Flashcards in Term 2 - Theme 2 (2) Deck (22)
Hazard - Wisner et al (2004)
Natural events that may affect different places slightly or in combination at different times.
Disaster - Wisner, B et al (2004)
A disaster occurs when a significant number of vulnerable people experience a hazard and suffer sever damage and/or disruption of their livelihood system in such a way that recovering is unlikely without external aid.
Characteristics of individuals or groups that influence impact and recovery.
Hazard probability x elements at risk x vulnerability
Stages of disaster
Impact, relief, rehab and recovery.
Park's (1991) disaster response curve
Stage 1 - modifying the case and event, Stage 2 - The hazardous event, Stage 3 - Entering relief stage - Search, rescue and care. Stage 4 - Entering rehab stage - may include outside help. Stage 5 - reconstruction phase - nature of recovery related to: the need to reduce vulnerability and the need to restore asap.
Risk - Smith and Petley (2009)
Risk assessment involves - the identification of hazards likely to result in disasters, the estimation of the likelihood of such events and the evaluation of social consequences of the hazard.
Magnitude-probability relationship - Smith and Petley (2009)
Many natural hazards can be mesured objectively on scientific scales of magnitude or intensity. Unfortunately, such scales tend to measure just one physical factor that influences disaster impact.
Disaster effects on vulnerability
Disaster impact severity reflects the level of vulnerability, vulnerability is not static it varies over time, when the magnitude is plotted against the logarithm of its frequency it usually exhibits a relationship of increasing frequency/decreasing magnitude and vice versa.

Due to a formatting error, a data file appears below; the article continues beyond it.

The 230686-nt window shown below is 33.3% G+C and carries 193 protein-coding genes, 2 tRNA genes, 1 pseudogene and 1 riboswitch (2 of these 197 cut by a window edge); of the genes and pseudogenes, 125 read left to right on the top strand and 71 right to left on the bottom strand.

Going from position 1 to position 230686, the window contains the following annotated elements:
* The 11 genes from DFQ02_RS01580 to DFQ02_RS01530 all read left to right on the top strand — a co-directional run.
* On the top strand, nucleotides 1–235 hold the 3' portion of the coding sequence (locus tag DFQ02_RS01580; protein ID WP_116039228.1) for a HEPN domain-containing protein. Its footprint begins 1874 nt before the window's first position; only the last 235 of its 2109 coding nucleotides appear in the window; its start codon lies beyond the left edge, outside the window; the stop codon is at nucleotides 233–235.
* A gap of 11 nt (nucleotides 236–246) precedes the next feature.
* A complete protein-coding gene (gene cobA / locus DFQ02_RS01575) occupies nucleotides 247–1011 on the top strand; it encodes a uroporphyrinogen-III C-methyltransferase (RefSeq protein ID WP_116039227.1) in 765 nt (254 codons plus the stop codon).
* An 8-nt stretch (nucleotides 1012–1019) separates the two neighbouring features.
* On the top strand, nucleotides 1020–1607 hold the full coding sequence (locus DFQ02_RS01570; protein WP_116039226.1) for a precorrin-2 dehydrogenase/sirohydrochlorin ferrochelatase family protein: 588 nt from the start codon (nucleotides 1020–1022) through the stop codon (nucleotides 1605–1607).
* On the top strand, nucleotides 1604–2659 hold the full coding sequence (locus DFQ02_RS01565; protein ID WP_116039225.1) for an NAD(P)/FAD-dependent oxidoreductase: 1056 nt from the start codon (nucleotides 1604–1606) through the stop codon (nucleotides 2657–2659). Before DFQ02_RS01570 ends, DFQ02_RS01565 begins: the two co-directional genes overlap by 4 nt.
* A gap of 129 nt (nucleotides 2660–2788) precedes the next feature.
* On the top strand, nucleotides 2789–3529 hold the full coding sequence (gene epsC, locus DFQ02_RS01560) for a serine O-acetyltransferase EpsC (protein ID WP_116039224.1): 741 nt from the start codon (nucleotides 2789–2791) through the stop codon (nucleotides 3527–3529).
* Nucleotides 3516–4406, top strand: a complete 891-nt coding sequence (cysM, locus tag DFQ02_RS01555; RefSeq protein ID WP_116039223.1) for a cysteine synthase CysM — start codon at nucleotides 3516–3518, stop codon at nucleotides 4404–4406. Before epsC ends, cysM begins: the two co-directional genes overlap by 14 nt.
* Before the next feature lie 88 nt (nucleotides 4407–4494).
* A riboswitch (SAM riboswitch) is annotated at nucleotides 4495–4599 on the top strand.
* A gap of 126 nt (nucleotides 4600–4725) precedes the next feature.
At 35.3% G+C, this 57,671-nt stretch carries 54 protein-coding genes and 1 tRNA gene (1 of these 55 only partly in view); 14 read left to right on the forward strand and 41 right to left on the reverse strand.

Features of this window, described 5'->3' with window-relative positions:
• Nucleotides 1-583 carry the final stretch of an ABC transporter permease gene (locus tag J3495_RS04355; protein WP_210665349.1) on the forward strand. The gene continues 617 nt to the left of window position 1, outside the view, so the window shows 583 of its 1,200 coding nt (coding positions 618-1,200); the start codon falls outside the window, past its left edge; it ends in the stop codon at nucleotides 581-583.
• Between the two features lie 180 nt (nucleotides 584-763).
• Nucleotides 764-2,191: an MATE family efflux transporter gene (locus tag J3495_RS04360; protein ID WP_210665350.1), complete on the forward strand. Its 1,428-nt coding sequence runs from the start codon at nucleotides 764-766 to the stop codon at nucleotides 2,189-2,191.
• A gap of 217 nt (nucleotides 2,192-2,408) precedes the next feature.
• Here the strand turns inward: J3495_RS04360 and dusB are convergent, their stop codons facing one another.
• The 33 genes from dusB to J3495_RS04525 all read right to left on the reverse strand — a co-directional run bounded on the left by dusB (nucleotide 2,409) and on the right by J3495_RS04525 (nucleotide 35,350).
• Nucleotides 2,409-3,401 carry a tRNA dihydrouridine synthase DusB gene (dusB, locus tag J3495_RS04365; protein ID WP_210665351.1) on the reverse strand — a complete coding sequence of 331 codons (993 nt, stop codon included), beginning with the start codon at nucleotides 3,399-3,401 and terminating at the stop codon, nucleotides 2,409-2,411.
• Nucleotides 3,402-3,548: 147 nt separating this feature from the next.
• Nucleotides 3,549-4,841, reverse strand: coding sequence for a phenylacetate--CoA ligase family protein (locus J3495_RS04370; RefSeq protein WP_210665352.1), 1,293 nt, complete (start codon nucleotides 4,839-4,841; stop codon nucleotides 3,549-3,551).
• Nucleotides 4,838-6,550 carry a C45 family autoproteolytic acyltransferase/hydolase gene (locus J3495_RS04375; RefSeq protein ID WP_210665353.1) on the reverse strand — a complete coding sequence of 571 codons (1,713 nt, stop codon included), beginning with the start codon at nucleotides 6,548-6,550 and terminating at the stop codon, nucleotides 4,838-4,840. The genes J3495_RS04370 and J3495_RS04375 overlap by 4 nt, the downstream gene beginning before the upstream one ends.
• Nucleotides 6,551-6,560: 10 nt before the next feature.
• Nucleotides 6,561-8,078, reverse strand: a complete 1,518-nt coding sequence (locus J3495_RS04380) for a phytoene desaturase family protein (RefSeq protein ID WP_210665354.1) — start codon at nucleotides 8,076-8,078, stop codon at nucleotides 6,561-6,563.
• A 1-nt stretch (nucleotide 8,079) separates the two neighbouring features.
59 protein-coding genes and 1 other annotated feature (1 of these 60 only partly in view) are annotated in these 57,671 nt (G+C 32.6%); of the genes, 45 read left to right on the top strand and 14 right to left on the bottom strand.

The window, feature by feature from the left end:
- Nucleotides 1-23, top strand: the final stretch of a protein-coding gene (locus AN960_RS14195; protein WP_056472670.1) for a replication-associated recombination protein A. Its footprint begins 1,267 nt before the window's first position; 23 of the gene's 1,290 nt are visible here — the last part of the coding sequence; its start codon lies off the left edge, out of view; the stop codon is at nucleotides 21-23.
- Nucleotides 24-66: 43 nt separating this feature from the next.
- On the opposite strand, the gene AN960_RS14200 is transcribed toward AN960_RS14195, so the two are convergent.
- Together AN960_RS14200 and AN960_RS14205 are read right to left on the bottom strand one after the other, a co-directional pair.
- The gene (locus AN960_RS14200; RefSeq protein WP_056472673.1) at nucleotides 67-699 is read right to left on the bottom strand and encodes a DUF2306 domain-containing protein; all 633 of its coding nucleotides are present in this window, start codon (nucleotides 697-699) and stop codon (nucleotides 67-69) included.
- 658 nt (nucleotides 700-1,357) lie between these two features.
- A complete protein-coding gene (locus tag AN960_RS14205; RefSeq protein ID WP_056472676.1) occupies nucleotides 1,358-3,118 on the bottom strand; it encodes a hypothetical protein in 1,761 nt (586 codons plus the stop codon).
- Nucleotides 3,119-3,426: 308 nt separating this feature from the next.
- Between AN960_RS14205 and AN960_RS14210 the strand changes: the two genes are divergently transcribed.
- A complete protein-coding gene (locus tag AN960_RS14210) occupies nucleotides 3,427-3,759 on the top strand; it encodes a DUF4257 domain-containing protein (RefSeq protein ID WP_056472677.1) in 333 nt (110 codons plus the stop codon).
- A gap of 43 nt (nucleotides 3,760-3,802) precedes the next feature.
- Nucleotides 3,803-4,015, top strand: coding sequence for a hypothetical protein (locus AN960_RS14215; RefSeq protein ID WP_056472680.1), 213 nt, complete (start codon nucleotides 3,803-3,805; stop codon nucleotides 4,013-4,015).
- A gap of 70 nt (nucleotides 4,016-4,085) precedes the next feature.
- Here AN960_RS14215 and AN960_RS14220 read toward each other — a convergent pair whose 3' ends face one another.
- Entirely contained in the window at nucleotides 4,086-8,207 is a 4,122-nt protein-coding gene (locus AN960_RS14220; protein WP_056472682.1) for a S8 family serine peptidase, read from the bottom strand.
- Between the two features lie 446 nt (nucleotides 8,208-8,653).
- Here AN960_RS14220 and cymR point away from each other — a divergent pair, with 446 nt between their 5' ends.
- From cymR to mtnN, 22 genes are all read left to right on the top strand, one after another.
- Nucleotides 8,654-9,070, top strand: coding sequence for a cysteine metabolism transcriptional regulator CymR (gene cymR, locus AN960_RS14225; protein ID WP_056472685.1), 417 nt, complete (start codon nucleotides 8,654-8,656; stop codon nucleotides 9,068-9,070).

Specific characteristics of hazard and its context
Velocity of avalanche flow - nature of snow. One factor scales e.g. maximum sustained wind speed. Local conditions e.g. earthquake on a mountain vs earthquake on a submarine fault.
Annual probability of events for an American (Landon, 1994, book of risk).
Having a car accident - 1 in 12, Being murdered - 1 in 11,000, being killed in aeroplane crash - 1 in 250,000. Being killed by lightning - 1 in 10,000,000.
An individual's perception of risk is the result of complex interactions between the goal attitudes taken by the community in which the person lives and any personal experience of dealing with the hazard in question..
When factors combine to create an exaggerated fear of a threat. If tends to occur when the threat is new to individuals, when people believe that the true magnitude of the risk is being hidden from them in some way.
Wynne (192) risk perception
Coined the term 'deficit mode' to denote how objective scientists are juxtaposed to irrational lay people in many theories of the human response to risk.
Starr (1969) Voluntary and involuntary risks
In the case of the voluntary activities, the individuals uses his own value system to evaluate life experiences. Involuntary activities differ in that the criteria and options are determined not by the individuals affected but by a central body.
Slovic (2000) Psychometric approache
One strategy for studying perceived risk is to develop a taxonomy for hazards that can be used to understand and predict responses to their risks. The psychometric paradigm uses psychophysical scaling and multivariate techniques to produce quantitative representations of risk attitudes and perceptions.
Slovic (2000) - People's quantitive judgments of risk based on 5 other properties.
1 - the hazard's score on characteristics that have been hypothesised to account for risk perception and attitudes. 2 - the benefits that each hazard provides to society. 3 - the number of deaths caused by the hazard in an average year. 4 - the benefits that each hazard provides to society. 5 - the seriousness of each death for a particular local relative to a death due to other causes.
the 'dread' factor
The higher a hazard's score on Slovic's scores, the higher its perceived risk, the more people want to see strict regulation employed to achieve the desired reduction in risk.
socio-cultural approach - locality and place
sensory and direct experience, stigma. Agency: The able male effect. Controllability
Ho et al (2008) study
Examine how risk perceptions is influenced by the type of disaster. the negative associations between the sense of controllability and the perceived amount of risk is high for landslide events but not for flood victims.
Ho et al male's
in many disaster prone areas, the main recipient of the risk communication campaign are males, who are also likely to be the decision makers in many suburban disaster prone areas. There is less financial loss or sense of death.